And it all goes wrong again.
On Tuesday, the Justice Department, after months of research, released the findings of its investigation into the internal hiring policies of top aides under former Attorney General Alberto Gonzales — and the results were startling.
The report, prepared by the inspector general of the Justice Department, concluded that top aides to Gonzales used politics as a factor for hiring candidates for top-level positions in the department, damaging the department’s reputation and independence from the executive branch.
Of particular concern was the role of former aide Monica Goodling, who is suspected of introducing hiring policies excluding liberals, both real and suspected, from top positions within the department, regardless of their qualifications.
Now, for some positions, this kind of political strategy is perfectly acceptable and justified. Goodling, in addition to her position as top aide to Gonzales, was liaison to the White House and was, therefore, in charge of political appointments.
When interviewing candidates for these positions, politics naturally is and should be part of the discussion.
The problem is, Ms. Goodling and others used political orientation as a factor when hiring for nonpolitical positions including but not limited to immigration judges and assistant U.S. attorneys.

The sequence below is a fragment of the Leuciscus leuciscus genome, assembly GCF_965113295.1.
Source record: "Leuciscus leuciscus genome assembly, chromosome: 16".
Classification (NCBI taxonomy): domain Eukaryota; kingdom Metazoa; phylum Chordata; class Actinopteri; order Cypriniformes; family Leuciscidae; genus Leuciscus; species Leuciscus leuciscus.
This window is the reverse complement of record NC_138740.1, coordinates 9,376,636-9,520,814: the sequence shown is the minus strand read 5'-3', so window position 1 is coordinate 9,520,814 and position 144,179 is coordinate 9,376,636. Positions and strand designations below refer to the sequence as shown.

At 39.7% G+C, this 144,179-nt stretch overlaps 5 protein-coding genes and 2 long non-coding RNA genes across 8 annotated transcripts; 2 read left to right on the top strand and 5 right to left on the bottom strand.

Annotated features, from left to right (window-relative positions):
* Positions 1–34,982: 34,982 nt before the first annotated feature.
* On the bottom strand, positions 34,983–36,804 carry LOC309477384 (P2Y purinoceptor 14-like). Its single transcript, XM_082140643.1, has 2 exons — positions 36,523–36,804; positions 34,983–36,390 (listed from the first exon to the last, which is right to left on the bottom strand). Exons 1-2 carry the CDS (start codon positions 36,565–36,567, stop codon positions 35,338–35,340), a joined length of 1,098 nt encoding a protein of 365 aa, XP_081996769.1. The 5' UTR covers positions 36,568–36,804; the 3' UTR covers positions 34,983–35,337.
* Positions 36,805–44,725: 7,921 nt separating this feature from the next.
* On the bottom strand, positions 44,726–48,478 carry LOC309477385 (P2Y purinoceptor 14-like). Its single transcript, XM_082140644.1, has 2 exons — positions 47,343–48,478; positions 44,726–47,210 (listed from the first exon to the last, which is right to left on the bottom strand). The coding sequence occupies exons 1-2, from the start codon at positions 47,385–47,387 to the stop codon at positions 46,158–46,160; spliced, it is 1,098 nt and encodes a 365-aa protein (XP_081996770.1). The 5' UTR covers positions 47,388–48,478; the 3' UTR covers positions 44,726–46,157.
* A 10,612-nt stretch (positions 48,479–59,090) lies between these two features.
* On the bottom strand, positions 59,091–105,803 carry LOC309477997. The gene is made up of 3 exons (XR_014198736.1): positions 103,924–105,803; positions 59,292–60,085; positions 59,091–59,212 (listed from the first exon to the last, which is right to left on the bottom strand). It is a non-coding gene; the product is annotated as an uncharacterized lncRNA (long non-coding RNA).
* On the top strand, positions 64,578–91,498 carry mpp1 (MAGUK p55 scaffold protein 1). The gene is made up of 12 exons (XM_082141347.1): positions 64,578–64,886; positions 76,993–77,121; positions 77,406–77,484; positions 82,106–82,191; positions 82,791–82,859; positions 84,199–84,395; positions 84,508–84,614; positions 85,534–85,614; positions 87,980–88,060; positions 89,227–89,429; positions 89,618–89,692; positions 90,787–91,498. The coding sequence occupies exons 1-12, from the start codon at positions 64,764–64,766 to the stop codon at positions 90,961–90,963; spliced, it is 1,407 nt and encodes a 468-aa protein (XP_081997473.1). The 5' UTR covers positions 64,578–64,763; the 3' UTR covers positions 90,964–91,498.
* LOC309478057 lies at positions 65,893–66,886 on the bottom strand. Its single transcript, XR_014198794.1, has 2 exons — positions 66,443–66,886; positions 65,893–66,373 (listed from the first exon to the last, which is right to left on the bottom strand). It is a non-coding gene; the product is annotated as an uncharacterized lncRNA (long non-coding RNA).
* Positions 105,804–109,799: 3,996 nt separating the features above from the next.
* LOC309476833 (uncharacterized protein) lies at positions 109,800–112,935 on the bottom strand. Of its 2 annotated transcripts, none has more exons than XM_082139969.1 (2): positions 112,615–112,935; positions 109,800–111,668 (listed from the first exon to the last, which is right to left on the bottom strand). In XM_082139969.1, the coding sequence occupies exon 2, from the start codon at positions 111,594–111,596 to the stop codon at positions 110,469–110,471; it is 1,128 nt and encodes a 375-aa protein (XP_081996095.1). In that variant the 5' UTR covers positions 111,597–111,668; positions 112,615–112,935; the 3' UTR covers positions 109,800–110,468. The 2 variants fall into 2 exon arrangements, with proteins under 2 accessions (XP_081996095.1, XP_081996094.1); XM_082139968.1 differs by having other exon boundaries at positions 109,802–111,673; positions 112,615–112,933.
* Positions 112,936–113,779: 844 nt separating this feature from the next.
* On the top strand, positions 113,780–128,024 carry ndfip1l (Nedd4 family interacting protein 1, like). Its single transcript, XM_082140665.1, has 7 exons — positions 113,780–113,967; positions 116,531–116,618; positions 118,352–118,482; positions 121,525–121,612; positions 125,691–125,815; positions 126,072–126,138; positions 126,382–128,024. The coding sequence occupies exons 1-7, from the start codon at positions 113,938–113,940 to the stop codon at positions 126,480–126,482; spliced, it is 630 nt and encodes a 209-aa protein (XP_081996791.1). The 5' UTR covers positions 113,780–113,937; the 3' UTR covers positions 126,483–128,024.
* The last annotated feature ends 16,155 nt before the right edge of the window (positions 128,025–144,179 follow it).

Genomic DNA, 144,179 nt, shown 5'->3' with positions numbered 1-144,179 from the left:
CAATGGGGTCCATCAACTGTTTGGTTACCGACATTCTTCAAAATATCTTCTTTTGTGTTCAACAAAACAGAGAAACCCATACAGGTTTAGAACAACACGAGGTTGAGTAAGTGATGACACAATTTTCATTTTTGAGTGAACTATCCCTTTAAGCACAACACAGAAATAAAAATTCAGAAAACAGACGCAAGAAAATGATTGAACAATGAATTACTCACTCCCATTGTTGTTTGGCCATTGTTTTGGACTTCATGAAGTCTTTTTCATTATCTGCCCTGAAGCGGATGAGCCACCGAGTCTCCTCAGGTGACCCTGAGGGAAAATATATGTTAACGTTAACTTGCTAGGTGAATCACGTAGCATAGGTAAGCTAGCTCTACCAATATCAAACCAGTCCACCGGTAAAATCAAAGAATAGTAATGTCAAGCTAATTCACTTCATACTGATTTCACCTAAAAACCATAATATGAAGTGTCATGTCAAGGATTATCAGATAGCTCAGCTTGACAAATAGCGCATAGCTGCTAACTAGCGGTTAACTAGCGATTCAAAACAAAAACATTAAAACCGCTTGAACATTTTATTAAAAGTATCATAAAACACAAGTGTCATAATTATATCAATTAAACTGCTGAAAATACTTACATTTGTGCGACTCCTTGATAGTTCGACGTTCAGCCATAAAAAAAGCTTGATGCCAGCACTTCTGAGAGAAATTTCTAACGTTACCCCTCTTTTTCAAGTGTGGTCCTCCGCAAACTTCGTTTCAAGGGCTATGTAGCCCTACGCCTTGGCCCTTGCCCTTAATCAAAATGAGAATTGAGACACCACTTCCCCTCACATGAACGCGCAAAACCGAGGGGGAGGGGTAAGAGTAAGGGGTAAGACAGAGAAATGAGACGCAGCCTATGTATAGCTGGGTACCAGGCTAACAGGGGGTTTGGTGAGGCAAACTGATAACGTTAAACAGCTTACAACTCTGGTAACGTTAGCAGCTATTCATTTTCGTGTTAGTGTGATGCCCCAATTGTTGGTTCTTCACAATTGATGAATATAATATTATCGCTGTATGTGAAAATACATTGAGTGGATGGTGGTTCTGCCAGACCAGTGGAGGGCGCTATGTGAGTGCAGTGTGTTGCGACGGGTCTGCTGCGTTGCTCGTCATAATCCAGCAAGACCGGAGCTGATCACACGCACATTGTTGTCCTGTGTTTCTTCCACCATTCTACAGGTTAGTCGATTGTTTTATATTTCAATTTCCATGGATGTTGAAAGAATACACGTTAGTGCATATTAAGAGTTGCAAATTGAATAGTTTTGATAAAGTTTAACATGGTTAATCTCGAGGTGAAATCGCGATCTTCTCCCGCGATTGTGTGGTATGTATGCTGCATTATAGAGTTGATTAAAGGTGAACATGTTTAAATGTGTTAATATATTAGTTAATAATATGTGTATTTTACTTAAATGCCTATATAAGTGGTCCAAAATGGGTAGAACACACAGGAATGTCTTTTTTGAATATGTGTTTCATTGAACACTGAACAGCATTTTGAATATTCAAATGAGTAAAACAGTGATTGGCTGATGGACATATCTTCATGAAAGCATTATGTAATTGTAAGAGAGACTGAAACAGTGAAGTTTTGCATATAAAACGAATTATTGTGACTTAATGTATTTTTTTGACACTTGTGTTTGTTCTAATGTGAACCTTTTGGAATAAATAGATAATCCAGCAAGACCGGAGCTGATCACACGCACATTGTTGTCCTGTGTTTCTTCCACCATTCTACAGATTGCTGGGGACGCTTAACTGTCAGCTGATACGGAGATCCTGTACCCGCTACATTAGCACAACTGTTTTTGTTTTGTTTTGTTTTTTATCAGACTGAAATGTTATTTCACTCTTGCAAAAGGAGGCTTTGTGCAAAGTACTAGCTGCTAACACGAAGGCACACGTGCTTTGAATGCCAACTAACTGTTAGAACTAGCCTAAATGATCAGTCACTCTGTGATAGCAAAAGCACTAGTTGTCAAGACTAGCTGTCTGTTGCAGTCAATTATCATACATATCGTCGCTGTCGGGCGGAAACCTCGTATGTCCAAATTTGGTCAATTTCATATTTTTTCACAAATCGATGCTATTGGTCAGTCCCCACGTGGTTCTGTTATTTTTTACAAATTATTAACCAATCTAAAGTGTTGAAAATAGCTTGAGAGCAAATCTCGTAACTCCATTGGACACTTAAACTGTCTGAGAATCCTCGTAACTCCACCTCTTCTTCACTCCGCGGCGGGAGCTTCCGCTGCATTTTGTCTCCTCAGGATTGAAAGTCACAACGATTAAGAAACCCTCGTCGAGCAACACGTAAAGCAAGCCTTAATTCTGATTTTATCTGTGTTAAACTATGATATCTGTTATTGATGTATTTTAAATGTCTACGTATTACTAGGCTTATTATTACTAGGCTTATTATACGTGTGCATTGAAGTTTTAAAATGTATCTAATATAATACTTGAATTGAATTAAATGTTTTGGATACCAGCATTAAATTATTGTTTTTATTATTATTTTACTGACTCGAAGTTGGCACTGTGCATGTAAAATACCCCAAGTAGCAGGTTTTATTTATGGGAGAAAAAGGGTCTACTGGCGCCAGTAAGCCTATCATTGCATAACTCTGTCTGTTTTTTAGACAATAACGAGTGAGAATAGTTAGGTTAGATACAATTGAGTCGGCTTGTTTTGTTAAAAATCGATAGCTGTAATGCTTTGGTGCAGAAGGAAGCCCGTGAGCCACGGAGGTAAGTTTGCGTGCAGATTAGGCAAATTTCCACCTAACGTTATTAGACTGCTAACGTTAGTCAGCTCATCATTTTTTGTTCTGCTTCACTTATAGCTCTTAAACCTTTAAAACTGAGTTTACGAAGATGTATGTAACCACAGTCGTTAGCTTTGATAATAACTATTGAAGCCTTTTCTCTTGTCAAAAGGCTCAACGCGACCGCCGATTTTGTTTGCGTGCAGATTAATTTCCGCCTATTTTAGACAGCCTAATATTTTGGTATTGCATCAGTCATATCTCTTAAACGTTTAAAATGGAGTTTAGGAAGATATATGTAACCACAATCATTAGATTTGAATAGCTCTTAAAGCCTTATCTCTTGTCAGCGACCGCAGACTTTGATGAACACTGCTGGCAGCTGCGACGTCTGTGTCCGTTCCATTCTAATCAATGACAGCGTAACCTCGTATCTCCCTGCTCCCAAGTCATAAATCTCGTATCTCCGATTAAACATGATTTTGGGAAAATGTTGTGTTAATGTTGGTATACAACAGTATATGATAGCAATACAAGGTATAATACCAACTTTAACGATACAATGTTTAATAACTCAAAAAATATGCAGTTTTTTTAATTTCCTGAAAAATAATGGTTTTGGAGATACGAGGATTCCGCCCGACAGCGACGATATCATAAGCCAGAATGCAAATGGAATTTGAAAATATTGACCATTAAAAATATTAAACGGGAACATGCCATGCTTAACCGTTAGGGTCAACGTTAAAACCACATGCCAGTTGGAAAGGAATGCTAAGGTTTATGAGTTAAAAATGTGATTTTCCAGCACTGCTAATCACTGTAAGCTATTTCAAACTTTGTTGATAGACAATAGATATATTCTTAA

According to The New York Times, one candidate was even excluded by Goodling because she was suspected of having a lesbian relationship with her supervisor.
This type of behavior is unacceptable. Not only does it show a complete lack of professional ethics, but also this kind of behavior violates both federal law and, according to the report, internal Justice Department policy.
Now that the findings have been released, it is time to take action.
Unfortunately, Goodling and the several other aids named in the report, with the exception of one, have already resigned from the justice department, so no internal discipline can be issued.
The good news is that the reports of improprieties can be used to exclude them from future service in the Justice Department, as was suggested by the report.
But a closed door to the department for future work isn’t enough.
These people made a mockery of proper procedure and hurt the balance and credibility of the one agency that should be incorruptible. A strong message needs to be sent that this sort of political sleight of hand will not be tolerated, be it from either major party.
And there’s only one way to ensure it happens — Goodling et al need to be brought up on charges for the laws they broke.
Fortunately, as in any bad moment, there have been lessons learned.
Amid the controversy, both former Attorney General Gonzales and current head Michael Mukasey instituted reforms to prevent another situation like this from happening. According to the Justice Department’s report, thus far, the changes seem to be working.
Time will only tell, of course, if they are right.
In the meantime, however, this report is a good start to getting us on the right track. We can only hope that, with time, the damage Goodling and her fellows caused the department can be undone.
Editorials Editor Sean Reed is a senior political science major. His column appears occasionally in the Collegian. Letters and feedback can be sent to email@example.com.